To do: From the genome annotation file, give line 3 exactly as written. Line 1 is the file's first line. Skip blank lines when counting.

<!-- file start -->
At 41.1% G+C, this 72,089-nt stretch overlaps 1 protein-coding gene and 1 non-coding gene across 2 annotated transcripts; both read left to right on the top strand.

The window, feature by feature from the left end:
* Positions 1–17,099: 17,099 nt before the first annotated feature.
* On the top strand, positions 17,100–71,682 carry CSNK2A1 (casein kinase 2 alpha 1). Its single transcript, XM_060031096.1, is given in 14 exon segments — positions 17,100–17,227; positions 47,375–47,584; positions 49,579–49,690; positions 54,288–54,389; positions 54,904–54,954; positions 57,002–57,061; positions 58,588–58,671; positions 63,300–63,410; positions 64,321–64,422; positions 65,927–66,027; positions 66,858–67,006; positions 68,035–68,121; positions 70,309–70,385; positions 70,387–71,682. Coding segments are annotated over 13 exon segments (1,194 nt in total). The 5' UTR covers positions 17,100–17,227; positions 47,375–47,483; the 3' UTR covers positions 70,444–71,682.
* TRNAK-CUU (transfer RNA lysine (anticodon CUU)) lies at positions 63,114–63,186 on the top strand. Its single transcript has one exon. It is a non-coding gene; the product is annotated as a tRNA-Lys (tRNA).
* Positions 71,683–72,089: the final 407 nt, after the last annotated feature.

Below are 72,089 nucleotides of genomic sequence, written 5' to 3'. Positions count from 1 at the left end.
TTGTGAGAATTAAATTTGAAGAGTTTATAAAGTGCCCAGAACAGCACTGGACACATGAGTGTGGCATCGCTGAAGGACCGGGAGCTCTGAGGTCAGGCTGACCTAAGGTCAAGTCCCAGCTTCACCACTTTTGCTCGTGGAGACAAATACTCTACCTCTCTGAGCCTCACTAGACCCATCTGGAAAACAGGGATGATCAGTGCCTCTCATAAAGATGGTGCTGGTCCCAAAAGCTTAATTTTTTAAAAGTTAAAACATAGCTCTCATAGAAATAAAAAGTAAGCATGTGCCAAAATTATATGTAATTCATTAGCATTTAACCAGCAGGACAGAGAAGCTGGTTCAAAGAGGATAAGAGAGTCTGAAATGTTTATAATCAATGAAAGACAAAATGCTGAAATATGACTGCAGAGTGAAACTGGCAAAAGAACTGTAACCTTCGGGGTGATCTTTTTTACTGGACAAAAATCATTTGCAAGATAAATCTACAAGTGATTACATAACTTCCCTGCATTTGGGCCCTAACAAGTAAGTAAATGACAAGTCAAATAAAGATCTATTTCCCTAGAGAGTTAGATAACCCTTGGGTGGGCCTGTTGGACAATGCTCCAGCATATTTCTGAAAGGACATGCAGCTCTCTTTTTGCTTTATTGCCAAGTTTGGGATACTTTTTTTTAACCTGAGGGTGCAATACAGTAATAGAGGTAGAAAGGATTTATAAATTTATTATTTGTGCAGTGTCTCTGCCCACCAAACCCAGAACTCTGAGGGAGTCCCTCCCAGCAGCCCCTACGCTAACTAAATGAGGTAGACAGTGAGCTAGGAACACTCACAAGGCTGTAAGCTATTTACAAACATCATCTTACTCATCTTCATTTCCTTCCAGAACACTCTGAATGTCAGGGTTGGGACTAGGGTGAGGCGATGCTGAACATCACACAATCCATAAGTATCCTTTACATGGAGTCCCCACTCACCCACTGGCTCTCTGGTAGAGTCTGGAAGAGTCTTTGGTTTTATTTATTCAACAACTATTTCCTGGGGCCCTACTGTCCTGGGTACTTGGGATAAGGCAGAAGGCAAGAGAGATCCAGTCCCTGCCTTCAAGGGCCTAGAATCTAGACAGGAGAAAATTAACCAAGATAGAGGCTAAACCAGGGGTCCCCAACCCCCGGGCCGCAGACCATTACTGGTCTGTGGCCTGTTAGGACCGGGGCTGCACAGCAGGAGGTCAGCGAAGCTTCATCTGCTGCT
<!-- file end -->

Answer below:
* Positions 1–17,099: 17,099 nt before the first annotated feature.